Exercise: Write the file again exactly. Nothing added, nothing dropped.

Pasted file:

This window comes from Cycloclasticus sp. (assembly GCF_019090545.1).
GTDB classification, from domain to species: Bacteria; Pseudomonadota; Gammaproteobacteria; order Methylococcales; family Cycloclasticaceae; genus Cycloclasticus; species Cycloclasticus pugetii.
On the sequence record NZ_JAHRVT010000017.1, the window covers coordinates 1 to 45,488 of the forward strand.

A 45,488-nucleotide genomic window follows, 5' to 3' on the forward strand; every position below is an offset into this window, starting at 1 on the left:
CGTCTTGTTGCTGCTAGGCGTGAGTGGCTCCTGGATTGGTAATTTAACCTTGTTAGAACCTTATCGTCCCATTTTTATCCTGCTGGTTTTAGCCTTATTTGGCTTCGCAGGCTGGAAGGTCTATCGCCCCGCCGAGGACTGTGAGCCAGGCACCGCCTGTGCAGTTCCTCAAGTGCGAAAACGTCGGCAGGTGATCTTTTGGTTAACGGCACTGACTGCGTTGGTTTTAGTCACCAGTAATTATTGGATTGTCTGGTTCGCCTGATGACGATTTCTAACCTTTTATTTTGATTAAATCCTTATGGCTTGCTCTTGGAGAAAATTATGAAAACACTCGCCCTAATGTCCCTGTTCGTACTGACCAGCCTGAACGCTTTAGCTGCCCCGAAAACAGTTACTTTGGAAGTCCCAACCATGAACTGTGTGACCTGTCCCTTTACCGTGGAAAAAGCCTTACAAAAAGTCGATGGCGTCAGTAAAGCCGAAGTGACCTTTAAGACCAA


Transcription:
This window comes from Cycloclasticus sp. (assembly GCF_019090545.1).
GTDB classification, from domain to species: Bacteria; Pseudomonadota; Gammaproteobacteria; order Methylococcales; family Cycloclasticaceae; genus Cycloclasticus; species Cycloclasticus pugetii.
On the sequence record NZ_JAHRVT010000017.1, the window covers coordinates 1 to 45,488 of the forward strand.

A 45,488-nucleotide genomic window follows, 5' to 3' on the forward strand; every position below is an offset into this window, starting at 1 on the left:
CGTCTTGTTGCTGCTAGGCGTGAGTGGCTCCTGGATTGGTAATTTAACCTTGTTAGAACCTTATCGTCCCATTTTTATCCTGCTGGTTTTAGCCTTATTTGGCTTCGCAGGCTGGAAGGTCTATCGCCCCGCCGAGGACTGTGAGCCAGGCACCGCCTGTGCAGTTCCTCAAGTGCGAAAACGTCGGCAGGTGATCTTTTGGTTAACGGCACTGACTGCGTTGGTTTTAGTCACCAGTAATTATTGGATTGTCTGGTTCGCCTGATGACGATTTCTAACCTTTTATTTTGATTAAATCCTTATGGCTTGCTCTTGGAGAAAATTATGAAAACACTCGCCCTAATGTCCCTGTTCGTACTGACCAGCCTGAACGCTTTAGCTGCCCCGAAAACAGTTACTTTGGAAGTCCCAACCATGAACTGTGTGACCTGTCCCTTTACCGTGGAAAAAGCCTTACAAAAAGTCGATGGCGTCAGTAAAGCCGAAGTGACCTTTAAGACCAA